Multi-asset strategies are styles of investment that provide for including a variety of different financial assets such as stocks, bonds and cash in a portfolio. Multi-asset strategies can provide greater diversification and less downside risk while also adding income and growth potential compared to strategies focused on a single asset class. Professional investment managers overseeing funds labeled as balanced, diversified growth and target date may employ multi-asset strategies. To select an investment strategy that’s right for you, consider talking it over with a financial advisor.
Multi-Asset Strategy Defined
An investment strategy is a particular approach to investing that has an effect on choices the investor makes. Some major investing approaches include growth, income, value and socially responsible strategies.
Asset allocation can be one of the defining characteristics of an investment strategy. For instance, a growth strategy calls for investing mostly or entirely in stocks that have an above-average prospect for increasing in value. An income strategy emphasizes buying fixed-income securities such as bonds to obtain cash from dividends. In addition to stocks and bonds, the other two major asset classes are cash and alternatives. Alternatives may include almost any other investment, ranging from real estate and commodities to derivatives and private equity.
A multi-asset strategy is one that permits an investment manager to invest portfolio funds into a wide spectrum of assets. A multi-asset fund or portfolio may contain a blend of stocks, bonds, cash and alternative investments.
Strategies may also dictate specific investing styles, such as active or passive. The active investing style calls for managers to try to beat the market by buying and selling assets. A passive investing approach is designed to track a particular benchmark, often an index, and minimizes buying and selling as well as fees and other costs. Multi-asset strategies may be either passive or active.
Multi-Asset Strategy Benefits
Diversification is one benefit of a multi-asset strategy. When a portfolio is exclusively invested in one asset class, it becomes vulnerable to downturns affecting that asset class. Putting portfolio funds into multiple asset classes, some of which may tend to move up when other assets move down, can smooth overall returns, improve consistency and reduce risk help by protecting against losses.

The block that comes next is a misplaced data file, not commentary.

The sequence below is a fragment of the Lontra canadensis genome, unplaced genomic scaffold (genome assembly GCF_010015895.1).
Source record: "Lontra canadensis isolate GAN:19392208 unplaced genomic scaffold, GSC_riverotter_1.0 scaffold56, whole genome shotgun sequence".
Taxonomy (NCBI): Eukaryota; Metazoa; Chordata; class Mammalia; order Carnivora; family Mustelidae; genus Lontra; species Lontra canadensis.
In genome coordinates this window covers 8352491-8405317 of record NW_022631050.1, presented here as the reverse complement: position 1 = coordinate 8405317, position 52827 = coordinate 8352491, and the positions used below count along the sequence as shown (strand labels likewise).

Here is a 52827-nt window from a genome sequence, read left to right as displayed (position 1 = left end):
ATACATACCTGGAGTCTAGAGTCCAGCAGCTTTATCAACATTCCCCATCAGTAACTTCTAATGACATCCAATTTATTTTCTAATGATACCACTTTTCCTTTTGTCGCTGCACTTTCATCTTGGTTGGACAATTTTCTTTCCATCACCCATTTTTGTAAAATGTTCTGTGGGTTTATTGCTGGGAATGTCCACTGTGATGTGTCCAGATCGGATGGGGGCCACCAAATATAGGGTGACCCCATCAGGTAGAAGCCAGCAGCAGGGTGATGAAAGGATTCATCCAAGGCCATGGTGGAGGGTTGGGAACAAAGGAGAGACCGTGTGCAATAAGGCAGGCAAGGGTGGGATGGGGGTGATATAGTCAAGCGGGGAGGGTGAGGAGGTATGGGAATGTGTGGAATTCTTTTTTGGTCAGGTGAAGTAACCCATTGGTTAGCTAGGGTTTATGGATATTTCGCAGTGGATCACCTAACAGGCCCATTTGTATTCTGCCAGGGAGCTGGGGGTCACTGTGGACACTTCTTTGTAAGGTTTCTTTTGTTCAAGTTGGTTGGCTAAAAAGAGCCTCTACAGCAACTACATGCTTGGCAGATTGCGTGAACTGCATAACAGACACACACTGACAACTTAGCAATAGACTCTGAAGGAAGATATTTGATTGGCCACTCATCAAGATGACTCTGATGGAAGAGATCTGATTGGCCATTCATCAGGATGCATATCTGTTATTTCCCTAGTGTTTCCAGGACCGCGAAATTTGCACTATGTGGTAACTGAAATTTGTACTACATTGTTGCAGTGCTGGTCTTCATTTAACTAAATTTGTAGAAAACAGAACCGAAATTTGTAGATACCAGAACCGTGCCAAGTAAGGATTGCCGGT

Multi-asset strategy can also add income to a portfolio compared to one that is invested only in common stocks. Compared to an income strategy, a multi-asset approach can add growth potential in addition to the opportunity for dividend income.
Individual investors seeking to fund a secure retirement often engage in multi-asset strategies. These strategies can be a good fit with retirement savers looking for long-term, consistent wealth accumulation while limiting exposure to fluctuations in particular asset class values.
Many mutual funds also engage in multi-asset strategies. Some of these are called multi-asset funds, but funds bearing names such as balanced and diversified growth and income are also likely to be managed with a multi-asset strategy.
One popular type of multi-asset fund, especially for retirement accounts, is the target-date fund. These funds often are named after a future year, such as 2030, and marketed to investors who plan to retire on or about that year.
Target-date fund managers generally are empowered to invest in a broad range of asset classes, consistent with a multi-asset strategy, in an attempt to maintain a consistent return and manage risk. Managers of these funds will, for instance, typically shift asset allocation from riskier stocks to more stable fixed-income investments as the target retirement date approaches. Target-date funds may also invest in alternatives, such as options, as part of a multi-asset strategy to manage risk by hedging.
Some funds managed in a multi-asset style are specifically labeled as multi-asset funds. Funds bearing names such as balanced and diversified growth and income are also likely to be run with a multi-asset strategy.
The Bottom Line
Multi-asset investment strategies accommodate investing in a broad range of asset classes rather than focusing on a single type of asset. For instance, rather than investing solely in growth stocks or bonds, a multi-asset strategy might enable and encourage putting money into both of these asset classes, as well as others including cash and alternatives. Individual investors as well as professional fund managers may employ multi-asset strategies. Multi-asset investing strategies promise to manage risk and improve returns and consistency by boosting diversification compared to more focused approaches.
Tips for Investing
A financial advisor can explain the benefits and uses of a multi-asset investing strategy and how it might be a good way for you to meet your financial objectives. SmartAsset’s free tool matches you with up to three vetted financial advisors who serve your area, and you can interview your advisor matches at no cost to decide which one is right for you. If you’re ready to find an advisor who can help you achieve your financial goals, get started now.
An Asset Allocation Calculator can guide you to craft an investing strategy that allocates assets between stocks, bonds and cash in a manner appropriate for your individual characteristics. By considering your risk tolerance, age, goals and other factors you can distribute your available investment funds so as to best match your needs for income, growth, safety and liquidity.
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